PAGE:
Enterprise Alpacas
From the Past--- Into the Future

Home of Whiskey Man, a Macgyver Son

About Our Ranch....

Welcome to Enterprise Alpacas in Emmett, Idaho. My husband, Carlos, and I moved here from San Diego after many years in the city and the work-a-day world, he in construction and me in the medical field. But we were both animal lovers and nature lovers who longed to change the city for the country. I had alway wanted to find a way to combine my love of animals and make a living at the same time. We first learned about alpacas and the advantages they offered (quiet country living, ease of care, hardiness, and TAX breaks) from a friend of the family. We could hardly wait to find some property and get into "the alpaca lifestyle". The entire western US was then searched for suitable climate, property values and agricultural friendliness. We settled on beautiful Idaho, Land of Famous Potatoes. Of course, we grow more than potatoes! Our alpacas love the moderate climate of the Banana Belt in Southwestern Idaho AND we don't have to wear snowshoes in the winter. They have their beautiful pasture of green orchard grass to eat, hay in the feeder, and grain supplements in their bowls. What more could a 'paca ask for?

We enjoy their quiet presence, their beauty in the pasture, the gentle "hum" of their communication. Alpacas come in over 21 natural colors and we have some brown, some black and some white ones. The various colors are absolutely lovely to behold as they graze together or "cush" (lie down) to chew their cud, as all good ruminants do. Their demeanor is shy and gentle, the girls will eat grain right out of my hand!


Their ease of care is also appealing. They must be shorn once a year (there are shearers in most areas and several farms here in Emmett will get together and hire a shearer and do "everyone" at once). Periodic parasite control is easily done and a "pedicure" when needed. Alpacas have soft foot pads (easy on the precious Earth) and two toenail on each foot. These nails are trimmed if they are not worn down by the animal's walking. It is much like trimming a dog's nails, or your own! They use a communal dung pile (which facilitates cleanup of the "pasture pellets") so keeping a pasture clean just requires a scoop and a rake! AND it makes great fertilizer for gardens or flowers.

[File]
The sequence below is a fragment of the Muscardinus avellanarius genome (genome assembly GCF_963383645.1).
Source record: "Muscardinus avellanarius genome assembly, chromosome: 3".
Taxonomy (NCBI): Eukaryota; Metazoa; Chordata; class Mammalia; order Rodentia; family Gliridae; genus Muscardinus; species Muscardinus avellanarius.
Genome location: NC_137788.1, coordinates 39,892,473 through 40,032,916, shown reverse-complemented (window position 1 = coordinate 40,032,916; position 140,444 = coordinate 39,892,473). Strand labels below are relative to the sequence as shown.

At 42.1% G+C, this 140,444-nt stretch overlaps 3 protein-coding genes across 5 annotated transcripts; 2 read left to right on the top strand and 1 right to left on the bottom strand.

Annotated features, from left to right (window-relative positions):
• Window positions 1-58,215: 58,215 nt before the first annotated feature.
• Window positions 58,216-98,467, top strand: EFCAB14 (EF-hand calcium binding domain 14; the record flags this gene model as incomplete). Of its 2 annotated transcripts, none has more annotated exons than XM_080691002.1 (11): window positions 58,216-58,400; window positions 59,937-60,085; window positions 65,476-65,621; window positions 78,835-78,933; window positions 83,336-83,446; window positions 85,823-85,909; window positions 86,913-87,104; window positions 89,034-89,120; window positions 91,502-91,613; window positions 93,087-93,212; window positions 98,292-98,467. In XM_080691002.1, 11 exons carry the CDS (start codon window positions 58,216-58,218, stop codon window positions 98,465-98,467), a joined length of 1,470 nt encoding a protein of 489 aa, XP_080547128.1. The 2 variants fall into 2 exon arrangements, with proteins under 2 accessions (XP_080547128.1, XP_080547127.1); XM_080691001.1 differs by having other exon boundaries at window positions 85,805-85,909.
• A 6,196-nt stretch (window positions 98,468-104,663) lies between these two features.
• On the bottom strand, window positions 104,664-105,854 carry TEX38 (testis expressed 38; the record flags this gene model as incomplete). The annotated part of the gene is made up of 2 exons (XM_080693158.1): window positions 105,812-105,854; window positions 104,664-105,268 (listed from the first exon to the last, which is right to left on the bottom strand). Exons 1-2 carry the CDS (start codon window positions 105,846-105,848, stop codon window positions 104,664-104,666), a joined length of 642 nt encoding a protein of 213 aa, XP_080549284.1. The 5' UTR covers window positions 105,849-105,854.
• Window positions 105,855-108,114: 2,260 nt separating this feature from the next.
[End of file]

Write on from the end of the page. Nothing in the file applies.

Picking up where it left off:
The other great thing about the "alpaca world" is the people. Other paca farmers are more than willing, happy even, to share their knowledge of alpacas, help when called upon and are just the nicest folks we have ever met. We all have a common love-the alpaca-and we all want the best for them. Carlos and I love going to the shows, whether it be a small regional gathering or the "Nationals", just to meet our friends that we have made during our time being paca farmers. AND we love seeing pacas, pacas, pacas at the same time.


So, do we love what we are doing? Absolutely. Would we make the same decision to "revert" to the life of our forebears? In a heartbeat. Can we entice YOU to take a look at our 'pacas? Hopefully, the answer is: In A New York Minute"!

Enterprise Alpacas is dedicated to breeding the suri alpaca. What is an alpaca? They are a cousin of the more familiar llama, quite a bit smaller, with luxurious, softer-than-cashmere fleece. We who know and love the alpaca refer to their coat as fleece or fiber. Not wool, much softer than wool and not itchy. Not hair, much finer than any other animal coat. What is the SURI alpaca? The suri fleece hangs down from their bodies in long, corkscrew shiny locks that shimmer in the light and have a cool, slick feel or hand. The other species is the huacaya whose fleece grows straight out from the body in soft, fluffy and crinkly waves.

The alpaca is grown for this fiber which is made into luxury garments prized the world over. Most of the commercial production of yarn and finished goods is done by mills in Peru. The alpaca numbers in the US are not sufficient as yet to support a textile industry here. This, then, is the goal of the US breeders: produce sufficient numbers of quality alpacas, be it suri or huacaya, to supply in quantity high-quality fleece for commercial use.


There are some farms in the States who have mini- mills who will process the "clip" produced by our alpacas into yarn or fabric, prized by hand spinners and weavers, other cottage industries and crafters. The sale of this fiber alone can pay for the feed of an alpaca.


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